If you want a permaculture design for your garden, one of the initial things you have to learn about is the different growing zones that permaculture consists of. Permaculture zones are differentiated with each other based on the frequency in which a particular zone or area is visited. The higher the frequency, the greater the amount of maintenance and attention they will need from their owner.

The Importance of Permaculture Zones

By using permaculture zones as a guide for designing the landscape or layout of your garden, you will be able to enjoy reduced time and effort when planting and caring for your garden. This is because the plants that require the most attention are closest to your home, thus minimizing the time wasted on “travel”.

Even if you do not have a huge garden, you can still end up wasting time on “traveling” whenever you have something heavy to transport from the storage area or garage and all the way to your garden.

Zone 1

Zone 1 should consist of the area that is closest to your point of origin, which could be your home, garage, greenhouse or wherever it is you will be coming from when you visit your garden. Plants that should be grown in Zone 1 are those that are particularly high-maintenance and those that you consider most valuable for whatever reason.

Certain plants are precious to you, for example, because they are your favourites or because you commonly use them for cooking. They can also be the high-maintenance plants that have to be watered several times a day. If you have plants that you grow for a profit, they should be planted here as well.

Lastly, keep in mind that Zone 1 does not have to be limited to the nearest area to your point of origin. If there are frequently used areas or paths in your garden, these can be considered as a part of Zone 1 as well.

Zone 2

Consider this as home to the plants, shrubs, or trees that you also value highly but do not require as much care, maintenance, or attention as those in Zone 1. In other words, these are important but low-maintenance plants. Assuming that you run out of space for plants to grow in Zone 1, the hardiest among the bunch should be re-planted in Zone 2.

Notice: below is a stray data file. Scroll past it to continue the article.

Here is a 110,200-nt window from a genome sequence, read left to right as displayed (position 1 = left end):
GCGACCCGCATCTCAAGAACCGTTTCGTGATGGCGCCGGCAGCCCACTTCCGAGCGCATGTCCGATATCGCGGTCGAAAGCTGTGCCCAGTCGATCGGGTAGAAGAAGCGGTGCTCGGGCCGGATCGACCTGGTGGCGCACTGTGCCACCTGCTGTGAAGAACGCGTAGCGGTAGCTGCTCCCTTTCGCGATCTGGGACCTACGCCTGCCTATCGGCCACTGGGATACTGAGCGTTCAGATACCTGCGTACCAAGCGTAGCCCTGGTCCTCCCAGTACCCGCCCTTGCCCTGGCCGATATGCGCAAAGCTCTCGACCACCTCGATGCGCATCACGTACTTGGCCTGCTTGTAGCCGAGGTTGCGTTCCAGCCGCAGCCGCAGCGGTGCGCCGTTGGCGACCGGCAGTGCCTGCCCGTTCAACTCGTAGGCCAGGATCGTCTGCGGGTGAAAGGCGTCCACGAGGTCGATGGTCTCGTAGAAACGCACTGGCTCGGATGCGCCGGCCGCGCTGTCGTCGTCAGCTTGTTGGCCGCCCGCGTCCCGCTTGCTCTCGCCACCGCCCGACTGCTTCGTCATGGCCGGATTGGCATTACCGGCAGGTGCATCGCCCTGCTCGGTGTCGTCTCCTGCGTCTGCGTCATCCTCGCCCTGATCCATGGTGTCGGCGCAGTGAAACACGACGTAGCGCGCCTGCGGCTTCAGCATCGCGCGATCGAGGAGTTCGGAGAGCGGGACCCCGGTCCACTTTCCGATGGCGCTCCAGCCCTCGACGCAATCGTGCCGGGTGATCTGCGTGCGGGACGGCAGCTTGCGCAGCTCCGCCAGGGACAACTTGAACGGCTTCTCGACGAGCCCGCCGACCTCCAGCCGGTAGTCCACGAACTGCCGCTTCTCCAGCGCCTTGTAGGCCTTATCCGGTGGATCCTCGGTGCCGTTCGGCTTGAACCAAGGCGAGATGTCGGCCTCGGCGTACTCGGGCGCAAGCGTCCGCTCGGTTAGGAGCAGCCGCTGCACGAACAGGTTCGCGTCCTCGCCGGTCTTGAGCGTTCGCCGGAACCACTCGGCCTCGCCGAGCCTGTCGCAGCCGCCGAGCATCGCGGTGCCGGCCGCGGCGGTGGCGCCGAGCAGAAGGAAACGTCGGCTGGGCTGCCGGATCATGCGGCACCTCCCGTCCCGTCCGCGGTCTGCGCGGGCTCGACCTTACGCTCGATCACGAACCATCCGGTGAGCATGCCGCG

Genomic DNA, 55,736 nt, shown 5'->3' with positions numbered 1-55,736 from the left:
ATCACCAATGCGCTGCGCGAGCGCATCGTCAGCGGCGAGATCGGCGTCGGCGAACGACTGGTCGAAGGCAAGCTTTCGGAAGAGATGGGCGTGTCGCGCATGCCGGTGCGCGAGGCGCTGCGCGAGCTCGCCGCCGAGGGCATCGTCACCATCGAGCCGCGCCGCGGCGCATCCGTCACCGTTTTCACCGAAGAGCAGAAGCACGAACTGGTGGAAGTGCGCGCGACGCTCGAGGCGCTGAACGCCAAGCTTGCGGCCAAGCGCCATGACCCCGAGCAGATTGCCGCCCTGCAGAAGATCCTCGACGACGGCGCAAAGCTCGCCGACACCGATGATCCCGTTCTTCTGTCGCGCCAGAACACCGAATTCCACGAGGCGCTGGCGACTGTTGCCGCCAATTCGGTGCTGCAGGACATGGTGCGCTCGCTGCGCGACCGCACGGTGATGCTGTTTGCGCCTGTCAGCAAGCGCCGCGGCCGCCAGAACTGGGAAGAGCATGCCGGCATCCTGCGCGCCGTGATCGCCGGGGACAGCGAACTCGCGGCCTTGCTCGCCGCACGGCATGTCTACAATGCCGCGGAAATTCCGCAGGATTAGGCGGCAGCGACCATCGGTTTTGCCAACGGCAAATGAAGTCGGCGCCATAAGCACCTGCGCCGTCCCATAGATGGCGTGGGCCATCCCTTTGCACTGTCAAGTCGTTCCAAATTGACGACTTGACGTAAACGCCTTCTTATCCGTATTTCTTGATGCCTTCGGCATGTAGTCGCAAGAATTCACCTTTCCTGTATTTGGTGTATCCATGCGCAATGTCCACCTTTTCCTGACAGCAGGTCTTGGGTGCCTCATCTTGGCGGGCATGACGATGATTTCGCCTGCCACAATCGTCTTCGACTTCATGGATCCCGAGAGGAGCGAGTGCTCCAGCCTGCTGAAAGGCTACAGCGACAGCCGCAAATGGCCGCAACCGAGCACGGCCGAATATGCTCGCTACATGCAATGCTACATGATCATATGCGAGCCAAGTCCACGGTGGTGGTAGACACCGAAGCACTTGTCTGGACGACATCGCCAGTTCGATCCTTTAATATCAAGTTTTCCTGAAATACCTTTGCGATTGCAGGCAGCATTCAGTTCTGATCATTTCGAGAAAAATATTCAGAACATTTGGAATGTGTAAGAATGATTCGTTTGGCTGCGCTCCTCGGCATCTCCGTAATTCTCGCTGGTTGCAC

Most of the time, the soil in Zone 2 is mulched, well-fertilized, and has an excellent irrigation or drainage system. Because this is an area that you will not completely devote your attention to each day, it is best to give your Zone 2 plants as much help as needed for self-growth.

Zone 3

In most cases, your garden will be typically divided between Zones 1 and 2 alone. But if you have a particularly large area to work with, then you will need to consider making subsequent zones. For Zone 3, the ideal plants to grow here would be those that are low maintenance and are of medium importance in your priority list. They can be beneficial to you, too, but they are just used less frequently compared to the ones you are growing in previous zones.

Land for grazing and pasturing can also be in Zone 3. It is also the ideal place to grow crops since they require only moderate maintenance and few visits since they take rather long to grow.

Zone 4

This is the area where you should grow wild foods as well as timbre if that is something you need. It is also the ideal zone for performing little experiments when you are thinking of cultivating a new species or variant. It is also ideal for testing new techniques you have discovered about planting. If something turns out wrong, none of your important plants in Zones 1 to 3 will be significantly affected.

Zone 5

Lastly, there is Zone 5. This area rarely exists and typically does in the largest gardens and farming plots only. This is where plants you never even thought of planting grow - this is the “unmanaged” portion of your garden. Since the plants here are not something you personally invested in any way, consider yourself lucky if you find any kind of produce that is beneficial here.